The assessment of patients forms a major component of the nursing role. It allows the nurse to gain vital information to base the planning and implementation of prioritised care on. A systematic method of assessment is required, that ensures that all areas of assessment are covered and that the assessment and subsequent interventions are as effective and efficient as possible. One method that can be followed for patient assessment is the primary and secondary surveys, with an additional assessment replacing the secondary survey post-operatively. This essay will display the implementation of these methods in the assessment of a trauma patient throughout the peri-operative period. The case study of Mrs Lily Flowers, as outlined in Appendix A, will be used to demonstrate the use of the primary and secondary surveys both pre and post-operatively, commencing with the pre-operative primary survey first.
The first stage of the primary survey is airway management with cervical spine control. Mrs Flowers has a patent airway, signified by her ability to speak to the nurse (Cole 2004). The nurse must immobilise the cervical spine until they can confirm definitive clearance, by the Emergency department, of any spinal damage (Miglietta, Levins & Robb 2002). As Mrs Flowers has a patent airway, is not displaying any signs of airway obstruction and the cervical spine has been cleared of any injury, the primary survey now progresses to the assessment of breathing.
Breathing is assessed by observing the chest wall and pattern of breathing, including the rate and depth of respiration, symmetry of chest wall movements, the use of accessory muscles, rib retraction, nasal flaring, position of comfort and patient colour (O'Reilly 2003). Audible sounds, such as wheezes, stridor or gurgling are listened for and the lungs auscultated for breath sounds and bilateral air entry (O'Reilly 2003). Mrs Flower's respiratory rate of 32 breaths per minute indicates severe tachypnoea (O'Reilly 2003), which can be related to pain, anxiety and/or shock (Cole 2004). Reassurance must be given to Mrs Flowers to help reduce her anxiety, whilst assessing oxygen saturation and administering oxygen through a non-rebreather mask with a flow of 15 litres per minute (Cole 2004: Pruitt & Jacobs 2003). With oxygen therapy in place, circulation would now be assessed.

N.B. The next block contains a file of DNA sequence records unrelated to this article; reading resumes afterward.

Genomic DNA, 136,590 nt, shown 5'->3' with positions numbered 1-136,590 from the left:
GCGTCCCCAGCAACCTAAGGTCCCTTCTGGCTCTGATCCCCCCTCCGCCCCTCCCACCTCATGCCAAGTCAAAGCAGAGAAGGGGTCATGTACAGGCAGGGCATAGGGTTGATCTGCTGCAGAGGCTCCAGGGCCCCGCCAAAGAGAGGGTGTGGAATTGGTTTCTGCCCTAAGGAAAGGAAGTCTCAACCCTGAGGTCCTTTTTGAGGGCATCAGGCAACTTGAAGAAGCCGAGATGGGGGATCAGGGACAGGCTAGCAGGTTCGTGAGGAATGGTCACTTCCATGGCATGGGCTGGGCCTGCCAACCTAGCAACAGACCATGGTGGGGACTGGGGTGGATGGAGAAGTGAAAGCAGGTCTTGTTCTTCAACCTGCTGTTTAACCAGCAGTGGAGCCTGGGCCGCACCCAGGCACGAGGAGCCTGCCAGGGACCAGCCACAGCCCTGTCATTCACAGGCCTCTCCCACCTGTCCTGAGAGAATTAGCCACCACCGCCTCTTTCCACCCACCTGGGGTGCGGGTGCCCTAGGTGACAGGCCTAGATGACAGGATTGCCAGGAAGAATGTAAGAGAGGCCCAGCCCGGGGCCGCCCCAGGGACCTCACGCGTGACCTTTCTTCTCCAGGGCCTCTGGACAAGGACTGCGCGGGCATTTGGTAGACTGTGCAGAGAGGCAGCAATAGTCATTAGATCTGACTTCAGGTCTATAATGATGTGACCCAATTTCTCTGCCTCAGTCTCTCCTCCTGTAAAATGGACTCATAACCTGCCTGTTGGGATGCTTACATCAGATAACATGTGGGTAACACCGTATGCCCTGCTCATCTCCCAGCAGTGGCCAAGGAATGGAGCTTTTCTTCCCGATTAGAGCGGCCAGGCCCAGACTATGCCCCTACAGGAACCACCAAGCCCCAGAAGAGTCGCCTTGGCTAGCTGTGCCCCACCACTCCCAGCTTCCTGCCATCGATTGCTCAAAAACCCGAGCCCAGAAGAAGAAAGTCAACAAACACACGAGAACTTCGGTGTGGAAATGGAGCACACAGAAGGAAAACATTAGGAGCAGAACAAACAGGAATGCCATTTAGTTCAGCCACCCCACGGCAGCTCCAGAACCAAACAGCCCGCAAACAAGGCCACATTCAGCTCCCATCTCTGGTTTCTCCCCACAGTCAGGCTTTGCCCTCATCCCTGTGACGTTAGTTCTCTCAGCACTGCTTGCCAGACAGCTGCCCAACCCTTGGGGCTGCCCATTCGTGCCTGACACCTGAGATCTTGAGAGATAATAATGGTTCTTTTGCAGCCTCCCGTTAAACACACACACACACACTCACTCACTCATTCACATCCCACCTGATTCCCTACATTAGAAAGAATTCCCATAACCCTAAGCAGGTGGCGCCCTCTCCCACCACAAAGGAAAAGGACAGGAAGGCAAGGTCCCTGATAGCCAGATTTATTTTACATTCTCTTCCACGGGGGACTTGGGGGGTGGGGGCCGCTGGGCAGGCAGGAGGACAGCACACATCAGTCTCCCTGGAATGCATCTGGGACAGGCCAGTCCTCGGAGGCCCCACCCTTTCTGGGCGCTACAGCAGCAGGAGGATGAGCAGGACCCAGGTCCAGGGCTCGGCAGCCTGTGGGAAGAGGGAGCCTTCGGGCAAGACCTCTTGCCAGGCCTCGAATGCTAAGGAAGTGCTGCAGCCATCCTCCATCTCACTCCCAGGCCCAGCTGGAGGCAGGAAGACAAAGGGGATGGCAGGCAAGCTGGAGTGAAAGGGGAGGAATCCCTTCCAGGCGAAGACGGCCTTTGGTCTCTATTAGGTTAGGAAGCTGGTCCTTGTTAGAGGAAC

To assess circulation, the patient's pulse must be palpated for rate, strength, regularity and quality. Other observations would include blood pressure, capillary refill, skin temperature and diaphoresis (Ahern & Philpot 2002). Mrs Flower's is tachycardic, with a heart rate of 120 beats per minute (Cole 2004). She would have a weak, rapid pulse with possible irregularity. Her blood pressure is 90/60, with a history of hypertension, this indicates extreme hypotension (Crisp & Taylor 2001). Capillary refill time would be slower than two seconds and her skin is pale and clammy (Cole 2004). These observations along with tachypnoea; restlessness and feeling faint indicate hypovolemic shock., An IV cannula has been inserted in the Emergency department, however crystalloid fluids and possibly fresh frozen platelets should be infused, which will require two large bore catheters to be inserted (Cole 2004; Kelley 2005). Therefore the nurse must get in immediate contact with the treating doctor to organise this. A maximum rate infusion is normally preferred, for patients with hypovolemia, however patients with cardiac disease need the fluid rate "titrated to response to avoid complications" (Kelley 2005, p.9) and use of "aggressive fluid resuscitation in uncontrolled haemorrhage" prior to the bleeding has been controlled is not recommended (Cole 2004). A urinary catheter should be inserted (Cole 2004) and the patient positioned in a modified Trendelenburg position, to encourage blood flow from the feet to the vital organs (Smeltzer & Bare 2004). An ECG would be conducted now due to a past cardiac history. Once...
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